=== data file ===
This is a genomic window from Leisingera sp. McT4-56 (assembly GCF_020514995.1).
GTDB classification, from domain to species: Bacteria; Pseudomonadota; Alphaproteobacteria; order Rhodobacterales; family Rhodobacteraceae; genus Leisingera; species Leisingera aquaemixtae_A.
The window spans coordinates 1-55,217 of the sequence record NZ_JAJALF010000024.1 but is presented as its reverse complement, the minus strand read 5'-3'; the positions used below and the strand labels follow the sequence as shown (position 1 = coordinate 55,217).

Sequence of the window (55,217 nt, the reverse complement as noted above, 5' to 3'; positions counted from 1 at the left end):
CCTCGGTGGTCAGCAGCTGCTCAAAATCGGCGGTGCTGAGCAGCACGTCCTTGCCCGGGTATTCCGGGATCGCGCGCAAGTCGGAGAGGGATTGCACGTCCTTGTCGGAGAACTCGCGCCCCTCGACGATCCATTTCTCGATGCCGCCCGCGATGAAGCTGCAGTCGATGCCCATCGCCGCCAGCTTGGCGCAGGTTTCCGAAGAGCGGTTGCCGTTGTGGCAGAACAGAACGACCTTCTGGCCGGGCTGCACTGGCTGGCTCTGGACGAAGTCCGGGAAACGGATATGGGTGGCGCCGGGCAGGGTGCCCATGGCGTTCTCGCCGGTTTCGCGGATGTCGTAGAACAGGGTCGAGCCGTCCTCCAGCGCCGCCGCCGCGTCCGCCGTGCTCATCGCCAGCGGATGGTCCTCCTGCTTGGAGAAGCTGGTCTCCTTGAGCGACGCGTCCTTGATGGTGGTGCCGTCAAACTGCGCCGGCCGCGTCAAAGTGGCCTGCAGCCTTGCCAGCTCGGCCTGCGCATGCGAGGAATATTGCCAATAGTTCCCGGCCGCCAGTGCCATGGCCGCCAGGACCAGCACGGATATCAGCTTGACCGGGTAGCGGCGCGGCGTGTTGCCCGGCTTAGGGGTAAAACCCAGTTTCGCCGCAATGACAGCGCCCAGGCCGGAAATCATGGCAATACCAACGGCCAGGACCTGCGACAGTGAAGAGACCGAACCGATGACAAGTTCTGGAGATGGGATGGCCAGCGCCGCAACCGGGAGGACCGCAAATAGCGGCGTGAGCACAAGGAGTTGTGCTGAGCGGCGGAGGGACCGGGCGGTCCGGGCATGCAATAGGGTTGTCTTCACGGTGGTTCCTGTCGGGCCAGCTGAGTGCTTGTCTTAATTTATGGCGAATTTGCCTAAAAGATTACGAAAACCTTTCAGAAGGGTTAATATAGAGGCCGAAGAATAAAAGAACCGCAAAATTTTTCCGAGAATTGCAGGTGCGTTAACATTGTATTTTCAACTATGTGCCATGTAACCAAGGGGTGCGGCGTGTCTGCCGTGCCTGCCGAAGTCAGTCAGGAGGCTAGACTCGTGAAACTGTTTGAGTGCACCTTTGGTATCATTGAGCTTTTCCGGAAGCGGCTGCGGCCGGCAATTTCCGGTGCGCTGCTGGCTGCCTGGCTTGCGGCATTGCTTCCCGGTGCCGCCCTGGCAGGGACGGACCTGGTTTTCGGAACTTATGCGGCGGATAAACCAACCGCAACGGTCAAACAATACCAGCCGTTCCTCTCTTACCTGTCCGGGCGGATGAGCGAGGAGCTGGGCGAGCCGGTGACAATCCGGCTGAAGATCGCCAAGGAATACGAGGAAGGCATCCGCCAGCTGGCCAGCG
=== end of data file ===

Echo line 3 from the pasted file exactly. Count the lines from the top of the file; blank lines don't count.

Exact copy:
The window spans coordinates 1-55,217 of the sequence record NZ_JAJALF010000024.1 but is presented as its reverse complement, the minus strand read 5'-3'; the positions used below and the strand labels follow the sequence as shown (position 1 = coordinate 55,217).